The Marine View Driver: Cruising in a Rental to Yellowstone with them Furreigners
In which the author partially performs with appropriate pride a challenging and scary feat.
by Mike Smith
My oldest daughter lives in France.
Her in-laws are a very kind and generous typical French family. They have lived and worked all over the world. In fact, my son-in-law’s father was a programmer for a French company based in Cameroon that designed the first PC-based fingerprinting system. He had even spent time in Tacoma, because one of his clients was the Pierce County Sheriff’s Department. So very well traveled and rounded.
I think this experience with many different cultures has made them a welcoming and open-minded family. They have fully embraced us. When we visit we are treated like royalty.
We actually feel like country bumpkins in comparison since we only speak one language.
When we first met, we were sitting around the dinner table and a sister asked what we thought about France. My wife said we were surprised how friendly they were because we’d heard that the French don’t like Americans. They all laughed but Catherine said, “Oh, that. Actually we don’t like anybody. I don’t even like my next door neighbor.” Broke the ice in a way.
One summer they called and said they had decided they wanted to come and visit Yellowstone Park. Well, boy oh boy, I thought. I am expert on driving in Montana and since my own in-laws live just an hour from Yellowstone, we can escort and show them the sights.
I was quite humbled when I realized they had thought of this idea first. Imagine, worldly people in France recognized how helpful it would be to have ME as their tour guide and private driver for what must promise to be the trip of their lifetimes. I was resolved to not disappoint.
The day in late August arrived and we had a great time catching up. We did some sightseeing in Seattle for a few days then drove in their rental car to Montana and Wyoming for the park visit. We stayed at one of the famous lodges for a few days as we visited many sites in the park.
By the way, you are still an hour from the ‘top’ at this point.
I’m inserting the description of the highway from the town of Red Lodge’s website for your enlightenment.
An All-American Road:
Dubbed “the most beautiful roadway in America” by On the Road correspondent Charles Kuralt, the Beartooth Highway climbs to an astounding 10,947 feet above sea level. Since its completion in 1936, the Highway has awed millions of visitors with its astonishing views of one of the most rugged and wild areas in the lower 48 states.
As it winds its way from the northeastern entrance of Yellowstone National Park to Red Lodge, the Highway traverses an impressive range of ecosystems – from lush lodge pole pine forests to alpine tundra. At the highway’s summit, travelers find themselves in a sky-high world of glacial cirques, clear alpine lakes, and snow that lingers through the summer months. The brutal climate at this elevation deters the growth of trees and shrubs, and the plants that do grow here have adapted in remarkable ways. Some convert sunlight to heat, and many conserve water the way desert plants do. In late June and July, the fragile tundra blossoms in a lavish display of wildflowers – shooting stars, columbine, and Indian paintbrush, to name a few.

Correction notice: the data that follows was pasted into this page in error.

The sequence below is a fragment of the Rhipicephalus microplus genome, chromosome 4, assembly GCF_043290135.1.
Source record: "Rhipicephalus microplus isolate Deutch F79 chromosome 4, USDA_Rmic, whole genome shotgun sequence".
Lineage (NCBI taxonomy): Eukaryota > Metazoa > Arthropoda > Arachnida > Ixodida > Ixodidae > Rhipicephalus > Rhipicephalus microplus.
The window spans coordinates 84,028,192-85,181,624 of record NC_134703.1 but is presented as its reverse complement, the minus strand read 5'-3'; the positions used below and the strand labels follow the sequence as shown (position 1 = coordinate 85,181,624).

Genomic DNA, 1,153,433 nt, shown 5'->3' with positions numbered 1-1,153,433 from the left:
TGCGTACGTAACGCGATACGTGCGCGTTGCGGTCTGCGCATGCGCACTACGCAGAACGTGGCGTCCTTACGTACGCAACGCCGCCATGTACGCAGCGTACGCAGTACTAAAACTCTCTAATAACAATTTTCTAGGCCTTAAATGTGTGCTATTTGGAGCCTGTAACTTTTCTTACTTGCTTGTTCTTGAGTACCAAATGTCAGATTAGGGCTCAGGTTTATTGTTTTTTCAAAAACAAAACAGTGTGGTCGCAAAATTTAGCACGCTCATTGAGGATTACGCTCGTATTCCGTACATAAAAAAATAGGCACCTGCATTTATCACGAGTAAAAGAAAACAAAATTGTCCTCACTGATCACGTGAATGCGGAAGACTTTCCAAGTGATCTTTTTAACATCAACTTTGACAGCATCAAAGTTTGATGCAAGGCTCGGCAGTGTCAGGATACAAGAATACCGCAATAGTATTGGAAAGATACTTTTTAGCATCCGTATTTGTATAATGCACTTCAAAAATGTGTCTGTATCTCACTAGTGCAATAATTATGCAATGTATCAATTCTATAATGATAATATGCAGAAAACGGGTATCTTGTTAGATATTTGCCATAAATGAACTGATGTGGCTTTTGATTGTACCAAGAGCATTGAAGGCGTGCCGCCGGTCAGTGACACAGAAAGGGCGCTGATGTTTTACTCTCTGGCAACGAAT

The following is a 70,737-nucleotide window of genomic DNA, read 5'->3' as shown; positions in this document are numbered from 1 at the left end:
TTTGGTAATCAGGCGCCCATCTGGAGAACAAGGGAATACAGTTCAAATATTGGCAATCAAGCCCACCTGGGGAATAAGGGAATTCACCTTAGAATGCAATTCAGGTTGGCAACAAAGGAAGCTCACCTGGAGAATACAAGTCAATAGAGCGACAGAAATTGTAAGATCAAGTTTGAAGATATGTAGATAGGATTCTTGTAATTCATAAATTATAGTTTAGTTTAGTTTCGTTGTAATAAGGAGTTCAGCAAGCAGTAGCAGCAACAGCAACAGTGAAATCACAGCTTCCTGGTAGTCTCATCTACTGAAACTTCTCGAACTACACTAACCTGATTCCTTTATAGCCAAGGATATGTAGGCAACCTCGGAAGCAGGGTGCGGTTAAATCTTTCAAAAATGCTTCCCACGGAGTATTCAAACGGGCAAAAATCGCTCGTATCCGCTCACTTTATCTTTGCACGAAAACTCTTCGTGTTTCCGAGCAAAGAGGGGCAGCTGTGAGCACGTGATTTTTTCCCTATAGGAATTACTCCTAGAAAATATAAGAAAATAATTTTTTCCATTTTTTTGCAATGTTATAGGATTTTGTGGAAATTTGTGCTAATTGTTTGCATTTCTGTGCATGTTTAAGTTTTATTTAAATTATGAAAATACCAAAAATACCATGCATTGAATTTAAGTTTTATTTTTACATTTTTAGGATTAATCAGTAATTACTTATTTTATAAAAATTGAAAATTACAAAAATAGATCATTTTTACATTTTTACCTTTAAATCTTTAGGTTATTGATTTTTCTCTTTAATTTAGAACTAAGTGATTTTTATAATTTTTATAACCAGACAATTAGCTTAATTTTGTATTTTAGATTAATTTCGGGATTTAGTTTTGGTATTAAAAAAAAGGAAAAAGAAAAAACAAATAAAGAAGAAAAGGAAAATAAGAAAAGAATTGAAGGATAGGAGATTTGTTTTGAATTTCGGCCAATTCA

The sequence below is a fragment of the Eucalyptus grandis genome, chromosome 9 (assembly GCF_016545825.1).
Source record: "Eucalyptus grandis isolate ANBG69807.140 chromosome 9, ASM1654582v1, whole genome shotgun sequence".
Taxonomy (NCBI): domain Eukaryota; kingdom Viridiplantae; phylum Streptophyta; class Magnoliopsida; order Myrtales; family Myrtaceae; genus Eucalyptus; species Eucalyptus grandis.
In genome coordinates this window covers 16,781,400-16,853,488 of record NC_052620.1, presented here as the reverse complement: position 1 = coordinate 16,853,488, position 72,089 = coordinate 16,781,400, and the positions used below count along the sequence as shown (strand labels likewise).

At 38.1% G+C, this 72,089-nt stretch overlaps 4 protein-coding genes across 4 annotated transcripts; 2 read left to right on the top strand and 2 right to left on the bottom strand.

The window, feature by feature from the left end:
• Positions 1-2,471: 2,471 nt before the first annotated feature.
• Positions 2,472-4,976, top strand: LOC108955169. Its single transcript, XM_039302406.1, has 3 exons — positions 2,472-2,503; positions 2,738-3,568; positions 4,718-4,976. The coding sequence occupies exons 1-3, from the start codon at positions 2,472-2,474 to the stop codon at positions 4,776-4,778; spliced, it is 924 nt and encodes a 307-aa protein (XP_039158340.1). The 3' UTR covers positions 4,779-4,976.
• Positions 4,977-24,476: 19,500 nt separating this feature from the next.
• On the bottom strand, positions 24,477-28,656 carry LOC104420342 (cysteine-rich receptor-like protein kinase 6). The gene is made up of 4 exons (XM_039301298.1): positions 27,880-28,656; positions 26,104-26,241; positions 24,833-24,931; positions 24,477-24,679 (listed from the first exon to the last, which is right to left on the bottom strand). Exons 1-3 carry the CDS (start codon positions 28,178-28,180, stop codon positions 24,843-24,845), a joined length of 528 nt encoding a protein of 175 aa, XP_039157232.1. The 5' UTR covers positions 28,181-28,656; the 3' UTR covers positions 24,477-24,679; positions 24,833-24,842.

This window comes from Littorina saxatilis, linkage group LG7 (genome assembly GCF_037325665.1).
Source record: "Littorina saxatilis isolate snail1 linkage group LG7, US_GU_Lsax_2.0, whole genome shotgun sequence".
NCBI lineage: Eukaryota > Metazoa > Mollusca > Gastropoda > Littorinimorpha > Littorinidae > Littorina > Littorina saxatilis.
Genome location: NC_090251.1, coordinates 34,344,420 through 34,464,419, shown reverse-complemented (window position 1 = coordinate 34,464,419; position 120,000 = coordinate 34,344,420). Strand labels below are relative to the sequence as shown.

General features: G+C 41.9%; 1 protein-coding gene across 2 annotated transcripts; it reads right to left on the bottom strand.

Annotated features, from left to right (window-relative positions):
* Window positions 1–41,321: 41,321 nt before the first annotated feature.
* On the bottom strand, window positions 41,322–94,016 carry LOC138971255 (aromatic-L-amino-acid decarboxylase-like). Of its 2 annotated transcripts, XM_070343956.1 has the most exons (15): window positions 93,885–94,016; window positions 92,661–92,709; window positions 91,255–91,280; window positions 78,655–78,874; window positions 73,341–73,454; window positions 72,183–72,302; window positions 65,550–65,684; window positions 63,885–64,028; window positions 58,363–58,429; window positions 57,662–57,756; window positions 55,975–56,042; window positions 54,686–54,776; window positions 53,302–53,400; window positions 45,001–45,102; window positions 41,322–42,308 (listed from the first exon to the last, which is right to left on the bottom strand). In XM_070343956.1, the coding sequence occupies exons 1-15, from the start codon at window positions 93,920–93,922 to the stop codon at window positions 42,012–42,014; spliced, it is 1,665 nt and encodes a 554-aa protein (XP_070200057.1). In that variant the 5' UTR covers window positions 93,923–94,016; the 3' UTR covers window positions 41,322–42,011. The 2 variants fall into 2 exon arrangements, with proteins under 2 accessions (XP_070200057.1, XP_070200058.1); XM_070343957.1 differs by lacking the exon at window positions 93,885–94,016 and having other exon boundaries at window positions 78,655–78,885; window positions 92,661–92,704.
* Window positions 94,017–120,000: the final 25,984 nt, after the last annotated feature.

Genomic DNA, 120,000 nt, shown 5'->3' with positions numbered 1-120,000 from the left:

And it really is all of these accolades and adjectives in addition to being quite curvy and steep.
As we started the climb out of Yellowstone Park up the mountains we had no idea what we were in for. Curvy roads and not much of a shoulder. Oh, and the car runs a little rough as the thinner air effects the fuel mixture a bit. As the driver I tried to be a careful as I could, but I had never been to this part of Montana before and really wanted to see it. So I had a few close calls. These close calls would spark a bit of spirited conversation.
But I was having the drive of my life. Then we would reach a new altitude and the views were utterly, stupefyingly swerve-inducing. I simply could not believe how beautiful this part of the country was. After what seemed like hours of switchbacks, cliff-side driving and a number of challenges to my driving ability, we got above the treeline. The views became multiple-adjectivally huge.
I had control of the wheel house throughout the trip. Despite my best efforts, it was quite precarious and scary. The car actually seemed to be struggling. Our car was sort of sputtering at this altitude and progress was slow. I imagined our little band of tourists as if we were crew members of Endurance made famous during the Shackleton Expedition. We were challenging nature as intrepid adventurers!
Finally at one point, Michel, my daughters’ father-in-law, says he wants to drive. I think he wanted to have a hand at the wheel of the Endurance like I’d been enjoying. He may also have wanted to feel like he had some control over his fate. Despite my steady hand and careful navigation, a change of drivers occurred.
At the summit it was snowing. Because of the extreme elevation there is not much to see when the cloud cover comes in. Or in our case, when you arrive at cloud altitude. All I remember was something labeled as a ski lift, but it resembled a partially buried tow truck which I kind of thought was more of an emergency measure to rescue those who didn’t successfully navigate the hairpin turn you encounter just as you begin your descent.
At the top of the mountain pass, we modestly celebrated our accomplishment. We felt a sense of relief, satisfaction and accomplishment that we finally and safely made it to the top. Some actually talked about how they had been a little nervous about our ascent. But, we’d made it.
We were carefully beginning our descent at the hairpin turn mentioned above when we witnessed a sobering and humbling site.
Some guy wearing a t-shirt was just finishing his climb up the other side…
…on a unicycle.
Did someone say “Endurance”?